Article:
Discussion: Calendar Apps


Sunrise and Cal side by side

I think everyone I know has struggled with finding a calendar app that works for them. I have calendars from so many different places (personal, work, Gmail, iCloud), and I need an app that integrates them all in a way that is easy to view and simple to use. Currently, I use Cal (by the folks who created Any.Do), but I’m also testing another app, Sunrise.

What app are you using? Pros? Cons? What are the most important features of a calendar app?


SAMR as Coffee

In the ed tech world, we use the SAMR model (Substitution, Augmentation, Modification, Redefinition) to describe the integration of technology into the classroom. It uses big words, and can be kind of confusing. Thankfully, Jonathan Brubacker created this very cool graphic that sums it up handily. He uses a coffee metaphor, implying that the simplest way to integrate technology (substitution) is the equivalent of buying a plain cup of coffee from Starbucks rather than brewing at home. As the integration becomes more complex, the coffee drink does too, so that it is no longer the simple cup of coffee you make at home, but instead a complete redefinition of caffeinated drinks.

SAMR Coffee

Next time you’re thinking about adding technology to your classroom, think about SAMR. Are you just substituting one task with another? Or are you using technology as a tool to allow for innovation and creativity that wouldn’t otherwise be possible?

Side Tech: nest Protect Smoke and CO2 Detector

Note: Side Tech is a new feature on non-educational technology. Don’t worry, this is still an ed tech blog, but every once in a while, I find something really cool that I want to share. Also, this is definitely not a sponsored post, but if the amazing folks at nest wanted to send me a free smoke detector, I certainly wouldn’t refuse ;).

1 am, Saturday morning. I am sound asleep, snuggled in my flannel sheets between two curled-up kitties. A noise rouses me from my slumber. Did I imagine it? I wait 60 seconds, and there it is again– the distinct chirp of a CO2 detector that is low on batteries. With a string of words you normally would only hear in biker bars or shipyards (certainly not from the mouth of a cat-lady librarian who reads penguin stories to preschoolers), I trudged out of bed.

My ceilings are a good 10 feet tall– there would be no reaching this detector from atop a chair. No, the only way to reach this whining appliance would be to drag my dresser across the room. By myself. At 1 am. For once, I was grateful for my poor-quality Ikea dresser, since there’s no way I would have been able to handle a solid wood one. After much dragging and grunting, I had the dresser aligned under the offending detector.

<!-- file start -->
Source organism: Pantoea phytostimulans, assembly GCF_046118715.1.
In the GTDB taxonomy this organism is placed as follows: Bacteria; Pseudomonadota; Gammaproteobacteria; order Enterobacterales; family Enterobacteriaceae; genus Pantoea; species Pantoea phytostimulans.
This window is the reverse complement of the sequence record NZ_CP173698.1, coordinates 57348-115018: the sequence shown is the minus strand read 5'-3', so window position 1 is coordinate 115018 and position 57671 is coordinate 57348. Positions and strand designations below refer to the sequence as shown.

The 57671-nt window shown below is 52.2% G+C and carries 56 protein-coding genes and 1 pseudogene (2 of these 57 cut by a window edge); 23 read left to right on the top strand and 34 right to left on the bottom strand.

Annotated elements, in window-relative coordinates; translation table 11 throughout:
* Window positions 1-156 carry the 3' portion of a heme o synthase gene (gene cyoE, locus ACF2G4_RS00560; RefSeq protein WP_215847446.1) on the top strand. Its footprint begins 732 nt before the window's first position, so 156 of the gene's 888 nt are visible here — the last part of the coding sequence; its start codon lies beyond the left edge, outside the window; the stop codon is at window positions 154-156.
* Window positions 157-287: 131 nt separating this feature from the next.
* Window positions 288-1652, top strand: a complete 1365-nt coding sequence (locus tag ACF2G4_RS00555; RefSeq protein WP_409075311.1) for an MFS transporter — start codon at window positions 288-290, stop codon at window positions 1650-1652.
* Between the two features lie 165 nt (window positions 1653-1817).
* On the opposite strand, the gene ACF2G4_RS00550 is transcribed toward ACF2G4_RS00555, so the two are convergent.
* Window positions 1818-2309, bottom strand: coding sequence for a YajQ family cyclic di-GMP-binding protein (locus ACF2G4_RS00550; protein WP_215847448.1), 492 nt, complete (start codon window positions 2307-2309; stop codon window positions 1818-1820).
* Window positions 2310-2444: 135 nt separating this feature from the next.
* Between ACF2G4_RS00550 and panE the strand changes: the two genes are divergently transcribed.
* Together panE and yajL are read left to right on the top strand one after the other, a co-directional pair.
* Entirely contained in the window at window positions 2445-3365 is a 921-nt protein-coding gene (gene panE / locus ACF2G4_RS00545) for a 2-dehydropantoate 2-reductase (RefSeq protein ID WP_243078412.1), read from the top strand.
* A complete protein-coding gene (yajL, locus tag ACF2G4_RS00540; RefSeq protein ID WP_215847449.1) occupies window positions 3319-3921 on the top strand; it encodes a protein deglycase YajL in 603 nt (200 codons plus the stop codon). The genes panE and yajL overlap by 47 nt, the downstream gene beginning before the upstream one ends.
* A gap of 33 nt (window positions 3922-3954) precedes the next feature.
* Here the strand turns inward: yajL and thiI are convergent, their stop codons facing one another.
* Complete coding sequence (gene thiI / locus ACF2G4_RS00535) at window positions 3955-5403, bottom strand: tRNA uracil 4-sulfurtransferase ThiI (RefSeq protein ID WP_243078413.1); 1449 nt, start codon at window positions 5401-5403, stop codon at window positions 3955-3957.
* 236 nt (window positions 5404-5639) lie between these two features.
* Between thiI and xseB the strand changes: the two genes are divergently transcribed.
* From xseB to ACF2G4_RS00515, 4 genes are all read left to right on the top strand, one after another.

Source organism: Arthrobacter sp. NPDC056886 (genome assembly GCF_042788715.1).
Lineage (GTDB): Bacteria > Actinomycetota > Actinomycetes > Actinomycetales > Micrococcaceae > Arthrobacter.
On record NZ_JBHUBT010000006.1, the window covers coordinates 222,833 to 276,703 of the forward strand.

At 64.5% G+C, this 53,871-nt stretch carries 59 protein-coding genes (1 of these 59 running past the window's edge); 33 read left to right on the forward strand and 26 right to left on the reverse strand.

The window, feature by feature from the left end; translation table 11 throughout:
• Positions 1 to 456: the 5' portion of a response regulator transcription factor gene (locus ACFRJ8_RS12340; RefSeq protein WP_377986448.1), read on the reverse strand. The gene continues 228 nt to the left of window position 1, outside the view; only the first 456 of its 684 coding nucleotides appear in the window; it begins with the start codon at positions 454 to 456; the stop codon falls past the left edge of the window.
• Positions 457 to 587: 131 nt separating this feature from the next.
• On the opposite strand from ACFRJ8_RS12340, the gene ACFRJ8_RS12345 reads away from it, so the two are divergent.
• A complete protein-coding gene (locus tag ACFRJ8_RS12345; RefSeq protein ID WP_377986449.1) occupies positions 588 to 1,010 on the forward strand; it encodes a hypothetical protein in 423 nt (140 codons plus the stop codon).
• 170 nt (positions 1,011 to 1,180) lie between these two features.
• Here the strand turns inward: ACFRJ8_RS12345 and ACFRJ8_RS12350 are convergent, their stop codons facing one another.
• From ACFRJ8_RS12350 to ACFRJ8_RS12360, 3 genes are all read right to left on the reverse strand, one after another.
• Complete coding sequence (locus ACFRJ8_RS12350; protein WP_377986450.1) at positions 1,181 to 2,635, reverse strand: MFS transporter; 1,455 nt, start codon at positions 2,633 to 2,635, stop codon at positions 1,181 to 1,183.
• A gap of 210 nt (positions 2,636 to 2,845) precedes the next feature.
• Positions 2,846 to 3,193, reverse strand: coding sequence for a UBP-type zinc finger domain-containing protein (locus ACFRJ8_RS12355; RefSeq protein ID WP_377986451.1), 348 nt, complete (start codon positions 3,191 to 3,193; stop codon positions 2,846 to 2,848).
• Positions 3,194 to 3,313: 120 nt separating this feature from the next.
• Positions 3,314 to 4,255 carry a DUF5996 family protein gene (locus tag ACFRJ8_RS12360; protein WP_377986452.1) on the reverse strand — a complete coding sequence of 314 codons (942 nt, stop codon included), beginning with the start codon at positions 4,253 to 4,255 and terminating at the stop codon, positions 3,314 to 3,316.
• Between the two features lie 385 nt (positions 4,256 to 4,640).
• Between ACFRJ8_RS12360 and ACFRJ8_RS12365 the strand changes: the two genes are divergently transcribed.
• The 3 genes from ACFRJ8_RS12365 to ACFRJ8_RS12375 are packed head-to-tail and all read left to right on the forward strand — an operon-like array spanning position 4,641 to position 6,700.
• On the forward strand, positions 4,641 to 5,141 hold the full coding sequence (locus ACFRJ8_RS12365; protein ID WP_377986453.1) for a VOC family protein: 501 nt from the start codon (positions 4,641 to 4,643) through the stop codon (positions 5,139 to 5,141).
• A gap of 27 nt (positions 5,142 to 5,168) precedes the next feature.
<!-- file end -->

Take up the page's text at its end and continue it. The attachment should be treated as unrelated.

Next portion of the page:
Now that I had access, a new question arose: do I have a spare 9 volt battery? Through some miracle of miracles, I did. So, despite my strong urge to rip the darn thing out of the ceiling and go to bed, I performed a battery replacement, strong-armed the dresser back into place, and crawled back into bed.

I was lucky this time. However, the inconvenience of the whole episode led me to ask: is there a better way?

The answer is YES. And it’s name is nest. This is some top-of-the-line at-home tech. The nest Protect is a combination smoke and CO2 detector that will change your life. Low on batteries? Rather than a constant chirp, the nest Protect will alert you via a light that glows red when batteries need replacing. Burned some toast? Rather than opening all the windows and getting out a dish towel to swat through the air, you can silence the nest Protect with a simple wave of the hand. Plus, this thing is totally connected: using a nest app, you can adjust settings and receive alerts right on your smartphone.

Recent research has found that small children often sleep through even the most blaring of smoke alarms. Their little brains simply aren’t tuned to that type of noise when in deep sleep. They are, however, still tuned to human speech. That’s why the nest Protect system not only sounds an alert tone, but also speaks in a human voice, alerting you to the location of the smoke or CO2 detected.

If you have several nest Protect detectors in your home, they can talk to each other. That way, the nest protect in your bedroom can alert you that smoke has been detected in the kitchen. Even if your wi-fi is down, they operate on their own network.

I’ll admit– it is pricey at $129 per unit. Still, for some next-level home security, there’s nothing else out there like nest. Check out their video:

[Update: as of yesterday, nest is now owned by Google!]